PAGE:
Thursday, August 21, 2014
Inquirer Daily News

DROP-kicked!

DROP-kicked!

So I go away for a couple of days and suddenly the biggest story on the planet is Charlie Rangel and Maxine Waters. Good! Their unethical behavior has been one of the many roadblocks to progress in the country -- I'd like to see both of them resign, but if there must be a trial, bring it on. Apparently the Democrats will pay a political price for....not quashing a probe into their two worst apples? Only in America. Meanwhile, it should be noted that here in Philadelphia we have a word for people like Rangel and Waters.

Amateurs!

Philadelphia's controversial DROP retirement program has cost the city $258 million in extra pension costs over the last decade, according to a much-anticipated report by Boston College researchers released today.

As noted:

The program was initially touted as adding minimal costs while giving the city a strong tool to help with succession planning.

But critics said drop was costly and created the appearance that employees were "double-dipping," collecting both salaries and pensions.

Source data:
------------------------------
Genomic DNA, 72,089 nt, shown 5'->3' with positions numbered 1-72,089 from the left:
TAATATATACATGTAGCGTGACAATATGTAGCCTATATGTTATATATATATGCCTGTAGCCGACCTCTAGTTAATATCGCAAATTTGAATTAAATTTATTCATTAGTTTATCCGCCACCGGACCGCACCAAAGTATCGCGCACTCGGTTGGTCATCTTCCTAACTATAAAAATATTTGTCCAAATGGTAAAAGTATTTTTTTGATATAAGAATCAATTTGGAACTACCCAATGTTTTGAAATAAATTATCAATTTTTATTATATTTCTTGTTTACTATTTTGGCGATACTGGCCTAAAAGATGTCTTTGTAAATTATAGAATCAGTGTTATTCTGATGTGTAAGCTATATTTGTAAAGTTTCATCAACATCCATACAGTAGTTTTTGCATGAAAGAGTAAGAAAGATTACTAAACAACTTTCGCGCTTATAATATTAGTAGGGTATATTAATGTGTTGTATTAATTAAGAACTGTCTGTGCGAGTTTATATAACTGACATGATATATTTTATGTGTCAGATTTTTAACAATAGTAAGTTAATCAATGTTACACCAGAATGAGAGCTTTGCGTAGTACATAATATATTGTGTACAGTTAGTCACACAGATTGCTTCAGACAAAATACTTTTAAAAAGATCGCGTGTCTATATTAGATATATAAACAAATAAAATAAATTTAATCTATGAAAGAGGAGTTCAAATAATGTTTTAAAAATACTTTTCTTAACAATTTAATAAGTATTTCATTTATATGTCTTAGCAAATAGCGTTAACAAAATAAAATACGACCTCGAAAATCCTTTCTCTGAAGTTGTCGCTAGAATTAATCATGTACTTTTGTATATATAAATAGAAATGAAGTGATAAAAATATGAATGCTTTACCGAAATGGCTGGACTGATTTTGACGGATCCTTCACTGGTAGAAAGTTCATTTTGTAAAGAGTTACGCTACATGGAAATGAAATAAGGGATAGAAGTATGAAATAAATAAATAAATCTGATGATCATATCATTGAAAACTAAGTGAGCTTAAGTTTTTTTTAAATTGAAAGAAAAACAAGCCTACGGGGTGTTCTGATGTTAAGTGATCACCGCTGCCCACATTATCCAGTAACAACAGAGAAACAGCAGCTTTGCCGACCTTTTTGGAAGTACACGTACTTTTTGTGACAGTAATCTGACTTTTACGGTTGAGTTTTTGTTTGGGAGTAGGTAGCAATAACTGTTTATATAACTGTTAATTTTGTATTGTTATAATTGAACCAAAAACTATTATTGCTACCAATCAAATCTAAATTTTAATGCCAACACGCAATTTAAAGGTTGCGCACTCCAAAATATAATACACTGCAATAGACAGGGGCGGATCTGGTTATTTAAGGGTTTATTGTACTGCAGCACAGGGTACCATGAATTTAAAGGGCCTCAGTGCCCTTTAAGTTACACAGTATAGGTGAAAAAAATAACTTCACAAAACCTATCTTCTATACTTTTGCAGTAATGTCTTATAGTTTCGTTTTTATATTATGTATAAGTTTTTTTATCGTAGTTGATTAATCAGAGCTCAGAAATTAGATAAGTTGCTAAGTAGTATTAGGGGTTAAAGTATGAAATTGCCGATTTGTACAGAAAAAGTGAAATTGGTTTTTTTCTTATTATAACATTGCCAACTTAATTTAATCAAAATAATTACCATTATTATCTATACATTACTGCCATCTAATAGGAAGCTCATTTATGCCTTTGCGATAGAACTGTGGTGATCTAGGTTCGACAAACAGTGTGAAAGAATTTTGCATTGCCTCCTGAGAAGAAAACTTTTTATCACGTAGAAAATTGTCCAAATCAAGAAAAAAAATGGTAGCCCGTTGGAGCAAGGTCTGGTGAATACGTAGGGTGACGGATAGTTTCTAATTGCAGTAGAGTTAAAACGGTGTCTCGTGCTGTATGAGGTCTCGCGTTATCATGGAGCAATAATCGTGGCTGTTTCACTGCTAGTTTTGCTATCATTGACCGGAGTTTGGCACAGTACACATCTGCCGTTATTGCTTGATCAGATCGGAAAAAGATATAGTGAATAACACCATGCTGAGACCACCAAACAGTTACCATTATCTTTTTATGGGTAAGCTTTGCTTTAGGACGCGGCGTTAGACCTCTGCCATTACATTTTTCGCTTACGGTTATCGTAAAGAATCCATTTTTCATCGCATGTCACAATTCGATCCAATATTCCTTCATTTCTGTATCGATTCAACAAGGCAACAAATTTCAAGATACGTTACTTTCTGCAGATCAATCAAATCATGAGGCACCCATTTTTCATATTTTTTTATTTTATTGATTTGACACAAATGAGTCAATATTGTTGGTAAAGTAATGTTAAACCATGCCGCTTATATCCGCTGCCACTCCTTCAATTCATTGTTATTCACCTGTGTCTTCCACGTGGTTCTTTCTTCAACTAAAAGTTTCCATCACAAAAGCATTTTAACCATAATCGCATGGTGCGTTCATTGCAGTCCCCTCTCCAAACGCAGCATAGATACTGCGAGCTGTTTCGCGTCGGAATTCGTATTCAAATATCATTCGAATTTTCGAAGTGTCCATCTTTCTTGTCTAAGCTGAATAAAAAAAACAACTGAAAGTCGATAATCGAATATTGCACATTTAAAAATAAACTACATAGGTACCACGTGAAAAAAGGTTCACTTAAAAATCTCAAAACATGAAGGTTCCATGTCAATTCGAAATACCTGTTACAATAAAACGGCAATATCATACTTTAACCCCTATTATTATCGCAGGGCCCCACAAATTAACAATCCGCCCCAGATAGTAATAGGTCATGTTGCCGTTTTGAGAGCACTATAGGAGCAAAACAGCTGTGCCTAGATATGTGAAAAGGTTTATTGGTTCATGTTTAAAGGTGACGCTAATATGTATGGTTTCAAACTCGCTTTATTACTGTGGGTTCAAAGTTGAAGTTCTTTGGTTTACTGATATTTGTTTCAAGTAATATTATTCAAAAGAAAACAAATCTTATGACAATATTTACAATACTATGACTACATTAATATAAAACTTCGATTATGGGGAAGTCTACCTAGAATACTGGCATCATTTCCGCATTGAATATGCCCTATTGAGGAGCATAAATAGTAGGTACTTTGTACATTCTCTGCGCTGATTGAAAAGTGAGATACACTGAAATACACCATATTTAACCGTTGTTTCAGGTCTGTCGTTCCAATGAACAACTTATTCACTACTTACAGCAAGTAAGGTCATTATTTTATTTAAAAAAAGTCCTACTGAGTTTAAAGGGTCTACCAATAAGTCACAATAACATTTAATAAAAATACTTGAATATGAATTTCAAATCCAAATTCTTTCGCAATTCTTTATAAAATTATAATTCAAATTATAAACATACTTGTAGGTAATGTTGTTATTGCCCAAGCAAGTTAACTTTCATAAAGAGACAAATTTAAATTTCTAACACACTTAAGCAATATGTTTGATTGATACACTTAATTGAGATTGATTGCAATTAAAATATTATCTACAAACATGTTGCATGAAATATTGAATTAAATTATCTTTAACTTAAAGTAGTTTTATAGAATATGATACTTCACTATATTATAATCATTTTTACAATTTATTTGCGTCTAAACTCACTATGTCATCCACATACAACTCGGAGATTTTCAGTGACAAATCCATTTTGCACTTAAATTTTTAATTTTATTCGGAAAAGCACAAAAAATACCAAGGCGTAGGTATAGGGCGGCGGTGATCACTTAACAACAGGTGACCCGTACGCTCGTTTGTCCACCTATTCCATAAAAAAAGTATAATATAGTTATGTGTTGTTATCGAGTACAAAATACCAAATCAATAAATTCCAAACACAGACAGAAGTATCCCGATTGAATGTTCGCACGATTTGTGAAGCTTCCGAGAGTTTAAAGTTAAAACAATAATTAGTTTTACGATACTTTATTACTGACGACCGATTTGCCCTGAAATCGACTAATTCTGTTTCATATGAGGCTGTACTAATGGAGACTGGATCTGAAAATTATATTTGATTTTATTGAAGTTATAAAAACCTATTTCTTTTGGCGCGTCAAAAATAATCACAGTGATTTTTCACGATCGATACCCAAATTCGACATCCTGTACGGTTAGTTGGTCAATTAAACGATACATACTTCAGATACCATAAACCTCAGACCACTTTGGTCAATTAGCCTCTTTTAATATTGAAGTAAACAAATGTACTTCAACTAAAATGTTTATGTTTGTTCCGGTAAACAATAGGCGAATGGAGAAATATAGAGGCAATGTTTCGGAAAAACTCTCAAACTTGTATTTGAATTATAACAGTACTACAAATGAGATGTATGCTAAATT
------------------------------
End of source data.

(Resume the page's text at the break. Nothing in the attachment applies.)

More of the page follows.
And when high-ranking city officials - and later, elected officials - enrolled in DROP, quit briefly to collect their lump-sum payments, and then returned to their jobs, it unleashed taxpayer fury. Union leaders blame those actions for tainting a program they argue is a valuable benefit with minimal cost.

In a COMPLETELY unrelated matter, there's this:

The city has started temporarily closing fire stations in order to balance its budget. The rolling "brownouts" began with the closing of three fire companies as of 8:05 a.m. Monday.

Not staffing the firehouses will save the city an estimated $3.8 million, or about 15 percent of what greedy pols and the like were stuffing into their pockets under the DROP program. Philadelphia can't get rid of this ridiculous program fast enough.

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Will Bunch
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